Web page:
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The Invitation Says You Count, Not the Going
When you finally understand that it is the invitation, not the going, that tells other that they count, everything about relationships begins to look differently.
Inviting others is a cornerstone of relational prowess. Creating events and experiences to invite others to is both fun and the first part of the equation. It doesn’t matter whether the invited party actually attends because it is the invitation itself that carries the most relational meaning. Invitations tell others that they matter to you. By their exclusivity, invitations confirm the invited party holds a special status with you.
Leaders with strong relationship skills learn to pass along invitations, as well. When tickets or other opportunities to attend events present themselves, leaders prefer to pass them along when they can, as opposed to saying, “No thanks.” There’s always someone else who would feel highly valued by receiving the invitation from you.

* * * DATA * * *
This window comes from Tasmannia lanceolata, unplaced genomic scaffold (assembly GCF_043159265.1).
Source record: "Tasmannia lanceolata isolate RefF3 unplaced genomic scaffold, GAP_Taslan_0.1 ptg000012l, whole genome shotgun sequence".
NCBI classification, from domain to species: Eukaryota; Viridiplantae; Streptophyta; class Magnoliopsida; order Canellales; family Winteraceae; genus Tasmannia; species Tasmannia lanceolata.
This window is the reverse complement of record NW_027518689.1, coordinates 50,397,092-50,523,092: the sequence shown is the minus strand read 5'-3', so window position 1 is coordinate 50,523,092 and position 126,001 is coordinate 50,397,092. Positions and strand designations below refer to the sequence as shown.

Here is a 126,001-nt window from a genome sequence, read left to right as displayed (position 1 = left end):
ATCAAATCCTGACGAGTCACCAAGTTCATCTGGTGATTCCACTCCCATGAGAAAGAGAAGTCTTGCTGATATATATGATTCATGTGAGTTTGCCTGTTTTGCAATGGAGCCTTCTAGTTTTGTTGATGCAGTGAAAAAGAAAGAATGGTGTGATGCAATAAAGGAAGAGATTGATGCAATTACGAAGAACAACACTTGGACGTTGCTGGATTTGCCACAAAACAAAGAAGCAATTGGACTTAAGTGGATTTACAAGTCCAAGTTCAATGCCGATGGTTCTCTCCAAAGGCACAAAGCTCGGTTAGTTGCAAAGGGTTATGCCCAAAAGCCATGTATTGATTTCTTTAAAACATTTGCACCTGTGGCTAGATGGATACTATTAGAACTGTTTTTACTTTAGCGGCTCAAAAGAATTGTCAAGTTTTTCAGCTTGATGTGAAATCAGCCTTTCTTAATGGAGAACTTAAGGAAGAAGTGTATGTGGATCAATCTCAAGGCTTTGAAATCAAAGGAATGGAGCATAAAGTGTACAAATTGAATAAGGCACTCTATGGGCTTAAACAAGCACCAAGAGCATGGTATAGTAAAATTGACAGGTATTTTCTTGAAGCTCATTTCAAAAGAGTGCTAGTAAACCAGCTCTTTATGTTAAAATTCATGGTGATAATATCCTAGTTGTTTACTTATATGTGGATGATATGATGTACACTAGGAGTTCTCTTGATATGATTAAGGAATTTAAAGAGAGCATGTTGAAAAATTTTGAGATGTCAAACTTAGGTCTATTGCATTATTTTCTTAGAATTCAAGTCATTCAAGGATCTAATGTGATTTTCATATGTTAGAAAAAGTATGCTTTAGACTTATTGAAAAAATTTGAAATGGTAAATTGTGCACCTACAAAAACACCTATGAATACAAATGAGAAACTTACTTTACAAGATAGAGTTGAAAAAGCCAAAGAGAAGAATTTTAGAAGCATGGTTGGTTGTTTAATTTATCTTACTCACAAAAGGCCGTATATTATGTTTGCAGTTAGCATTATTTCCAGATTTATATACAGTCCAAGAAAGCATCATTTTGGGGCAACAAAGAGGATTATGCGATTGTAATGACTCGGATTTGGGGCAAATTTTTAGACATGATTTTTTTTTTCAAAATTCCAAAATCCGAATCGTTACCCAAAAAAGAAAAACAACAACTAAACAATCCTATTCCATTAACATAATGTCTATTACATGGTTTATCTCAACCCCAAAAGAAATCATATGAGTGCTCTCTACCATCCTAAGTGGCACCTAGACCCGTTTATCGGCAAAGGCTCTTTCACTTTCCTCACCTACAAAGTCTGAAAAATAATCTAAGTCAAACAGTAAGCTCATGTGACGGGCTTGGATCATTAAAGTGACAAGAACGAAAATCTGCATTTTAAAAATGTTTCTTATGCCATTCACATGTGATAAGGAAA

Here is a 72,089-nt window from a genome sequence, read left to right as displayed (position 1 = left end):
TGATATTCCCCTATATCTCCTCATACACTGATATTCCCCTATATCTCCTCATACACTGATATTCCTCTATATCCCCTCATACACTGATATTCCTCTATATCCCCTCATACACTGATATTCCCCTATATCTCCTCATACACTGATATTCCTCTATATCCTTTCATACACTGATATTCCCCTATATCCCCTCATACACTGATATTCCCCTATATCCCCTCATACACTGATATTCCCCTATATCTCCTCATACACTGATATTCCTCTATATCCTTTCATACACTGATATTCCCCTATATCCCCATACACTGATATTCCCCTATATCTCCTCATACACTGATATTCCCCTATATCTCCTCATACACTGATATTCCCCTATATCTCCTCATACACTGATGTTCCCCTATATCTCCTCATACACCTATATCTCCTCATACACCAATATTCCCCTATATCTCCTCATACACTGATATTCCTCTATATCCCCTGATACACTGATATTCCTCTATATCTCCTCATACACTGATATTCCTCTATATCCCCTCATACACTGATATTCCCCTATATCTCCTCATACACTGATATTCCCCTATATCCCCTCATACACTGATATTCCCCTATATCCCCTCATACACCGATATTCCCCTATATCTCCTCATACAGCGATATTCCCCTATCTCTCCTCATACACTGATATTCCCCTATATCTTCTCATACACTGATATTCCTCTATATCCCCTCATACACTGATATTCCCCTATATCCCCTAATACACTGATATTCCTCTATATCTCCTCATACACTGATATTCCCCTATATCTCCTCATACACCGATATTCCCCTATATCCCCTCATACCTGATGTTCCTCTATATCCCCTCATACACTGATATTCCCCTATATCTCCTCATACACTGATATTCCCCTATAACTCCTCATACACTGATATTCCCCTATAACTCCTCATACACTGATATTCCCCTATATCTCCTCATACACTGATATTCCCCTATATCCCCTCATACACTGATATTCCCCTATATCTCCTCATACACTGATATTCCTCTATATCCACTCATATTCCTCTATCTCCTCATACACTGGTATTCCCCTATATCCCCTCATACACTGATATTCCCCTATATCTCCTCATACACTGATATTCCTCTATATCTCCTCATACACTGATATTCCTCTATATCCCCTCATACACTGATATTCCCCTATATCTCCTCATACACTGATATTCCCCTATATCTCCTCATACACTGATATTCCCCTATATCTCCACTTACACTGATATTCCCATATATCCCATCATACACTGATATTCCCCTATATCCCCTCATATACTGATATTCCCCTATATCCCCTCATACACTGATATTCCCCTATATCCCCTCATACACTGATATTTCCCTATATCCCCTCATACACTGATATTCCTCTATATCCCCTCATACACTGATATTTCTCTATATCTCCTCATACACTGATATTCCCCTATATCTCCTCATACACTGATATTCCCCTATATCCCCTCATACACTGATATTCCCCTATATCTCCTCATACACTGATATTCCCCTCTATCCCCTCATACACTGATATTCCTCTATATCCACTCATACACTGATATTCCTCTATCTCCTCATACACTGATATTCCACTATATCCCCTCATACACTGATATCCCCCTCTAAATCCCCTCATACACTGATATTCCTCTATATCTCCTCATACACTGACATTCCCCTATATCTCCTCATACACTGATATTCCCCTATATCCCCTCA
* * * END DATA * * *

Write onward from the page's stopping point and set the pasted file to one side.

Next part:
When it comes to invitations, leaders who are fabulous at developing relationships also live by a simple rule: The first people they always invite are those who likely can’t go. Why? Because they can’t go. They don’t take up a space. There is never a downside to telling someone that they count in your eyes. An invitation says exactly that.
This is not to suggest leaders should invite people who clearly cannot attend. That would be disingenuous. But missing the opportunity to extend an invitation to those unlikely to attend is foolhardy if those people are important to you. Waiting for them to decline before inviting others is rarely a hardship.
While you’re at it, invite those special people who might be honored to receive the invitation but will undoubtedly decline. High-status people, senior leaders, local personalities, politicians, and highly-acclaimed experts come to mind. You might be surprised to learn that those people are so flattered to be invited that they begin a new conversation with you just to say thanks. Some will even show up.
Inviting six people to an event with four tickets is a dangerous way to live. Inviting two people to the same event because you think everyone will likely decline suggests you don’t understand the power of an invitation. An invitation is a summons to gather self-esteem. The best leaders use them to create thick and meaningful connections to people.